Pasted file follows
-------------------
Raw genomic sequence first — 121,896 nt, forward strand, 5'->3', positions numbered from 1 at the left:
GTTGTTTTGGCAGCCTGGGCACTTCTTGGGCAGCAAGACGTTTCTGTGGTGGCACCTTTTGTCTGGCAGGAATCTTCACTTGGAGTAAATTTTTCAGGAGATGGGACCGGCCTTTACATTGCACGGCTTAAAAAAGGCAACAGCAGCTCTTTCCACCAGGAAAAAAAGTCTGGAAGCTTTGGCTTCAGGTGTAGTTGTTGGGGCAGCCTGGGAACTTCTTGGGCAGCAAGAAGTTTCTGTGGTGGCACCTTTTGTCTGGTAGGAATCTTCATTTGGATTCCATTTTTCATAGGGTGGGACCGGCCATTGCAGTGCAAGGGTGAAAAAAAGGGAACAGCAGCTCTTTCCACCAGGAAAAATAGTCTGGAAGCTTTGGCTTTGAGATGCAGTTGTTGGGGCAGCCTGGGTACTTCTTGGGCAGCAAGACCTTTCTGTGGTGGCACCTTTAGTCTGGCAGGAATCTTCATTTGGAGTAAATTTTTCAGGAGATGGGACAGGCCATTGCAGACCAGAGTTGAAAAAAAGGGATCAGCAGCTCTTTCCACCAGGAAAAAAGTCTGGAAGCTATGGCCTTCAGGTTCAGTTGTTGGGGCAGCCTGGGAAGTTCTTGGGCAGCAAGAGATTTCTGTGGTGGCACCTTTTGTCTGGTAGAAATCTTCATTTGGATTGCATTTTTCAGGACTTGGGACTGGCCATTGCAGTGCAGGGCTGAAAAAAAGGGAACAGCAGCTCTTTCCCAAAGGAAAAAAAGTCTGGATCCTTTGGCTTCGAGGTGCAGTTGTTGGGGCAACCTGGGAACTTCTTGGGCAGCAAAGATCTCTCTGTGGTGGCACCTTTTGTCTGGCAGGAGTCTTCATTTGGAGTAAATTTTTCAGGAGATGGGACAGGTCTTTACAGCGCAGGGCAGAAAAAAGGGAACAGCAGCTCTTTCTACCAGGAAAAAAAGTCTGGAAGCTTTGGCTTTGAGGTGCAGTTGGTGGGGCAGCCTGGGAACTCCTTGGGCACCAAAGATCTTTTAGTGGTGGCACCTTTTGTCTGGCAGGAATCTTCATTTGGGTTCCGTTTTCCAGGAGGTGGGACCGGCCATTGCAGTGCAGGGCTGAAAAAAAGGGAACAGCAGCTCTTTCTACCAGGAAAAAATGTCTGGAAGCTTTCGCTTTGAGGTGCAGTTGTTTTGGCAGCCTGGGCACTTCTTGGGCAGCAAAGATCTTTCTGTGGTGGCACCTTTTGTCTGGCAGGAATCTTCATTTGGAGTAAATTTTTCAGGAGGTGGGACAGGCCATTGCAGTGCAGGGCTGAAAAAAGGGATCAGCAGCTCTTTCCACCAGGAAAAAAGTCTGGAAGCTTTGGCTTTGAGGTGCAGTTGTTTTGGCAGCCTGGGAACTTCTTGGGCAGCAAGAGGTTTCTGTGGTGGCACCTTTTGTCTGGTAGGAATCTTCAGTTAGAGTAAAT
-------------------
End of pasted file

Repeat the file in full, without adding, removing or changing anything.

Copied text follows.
Raw genomic sequence first — 121,896 nt, forward strand, 5'->3', positions numbered from 1 at the left:
GTTGTTTTGGCAGCCTGGGCACTTCTTGGGCAGCAAGACGTTTCTGTGGTGGCACCTTTTGTCTGGCAGGAATCTTCACTTGGAGTAAATTTTTCAGGAGATGGGACCGGCCTTTACATTGCACGGCTTAAAAAAGGCAACAGCAGCTCTTTCCACCAGGAAAAAAAGTCTGGAAGCTTTGGCTTCAGGTGTAGTTGTTGGGGCAGCCTGGGAACTTCTTGGGCAGCAAGAAGTTTCTGTGGTGGCACCTTTTGTCTGGTAGGAATCTTCATTTGGATTCCATTTTTCATAGGGTGGGACCGGCCATTGCAGTGCAAGGGTGAAAAAAAGGGAACAGCAGCTCTTTCCACCAGGAAAAATAGTCTGGAAGCTTTGGCTTTGAGATGCAGTTGTTGGGGCAGCCTGGGTACTTCTTGGGCAGCAAGACCTTTCTGTGGTGGCACCTTTAGTCTGGCAGGAATCTTCATTTGGAGTAAATTTTTCAGGAGATGGGACAGGCCATTGCAGACCAGAGTTGAAAAAAAGGGATCAGCAGCTCTTTCCACCAGGAAAAAAGTCTGGAAGCTATGGCCTTCAGGTTCAGTTGTTGGGGCAGCCTGGGAAGTTCTTGGGCAGCAAGAGATTTCTGTGGTGGCACCTTTTGTCTGGTAGAAATCTTCATTTGGATTGCATTTTTCAGGACTTGGGACTGGCCATTGCAGTGCAGGGCTGAAAAAAAGGGAACAGCAGCTCTTTCCCAAAGGAAAAAAAGTCTGGATCCTTTGGCTTCGAGGTGCAGTTGTTGGGGCAACCTGGGAACTTCTTGGGCAGCAAAGATCTCTCTGTGGTGGCACCTTTTGTCTGGCAGGAGTCTTCATTTGGAGTAAATTTTTCAGGAGATGGGACAGGTCTTTACAGCGCAGGGCAGAAAAAAGGGAACAGCAGCTCTTTCTACCAGGAAAAAAAGTCTGGAAGCTTTGGCTTTGAGGTGCAGTTGGTGGGGCAGCCTGGGAACTCCTTGGGCACCAAAGATCTTTTAGTGGTGGCACCTTTTGTCTGGCAGGAATCTTCATTTGGGTTCCGTTTTCCAGGAGGTGGGACCGGCCATTGCAGTGCAGGGCTGAAAAAAAGGGAACAGCAGCTCTTTCTACCAGGAAAAAATGTCTGGAAGCTTTCGCTTTGAGGTGCAGTTGTTTTGGCAGCCTGGGCACTTCTTGGGCAGCAAAGATCTTTCTGTGGTGGCACCTTTTGTCTGGCAGGAATCTTCATTTGGAGTAAATTTTTCAGGAGGTGGGACAGGCCATTGCAGTGCAGGGCTGAAAAAAGGGATCAGCAGCTCTTTCCACCAGGAAAAAAGTCTGGAAGCTTTGGCTTTGAGGTGCAGTTGTTTTGGCAGCCTGGGAACTTCTTGGGCAGCAAGAGGTTTCTGTGGTGGCACCTTTTGTCTGGTAGGAATCTTCAGTTAGAGTAAAT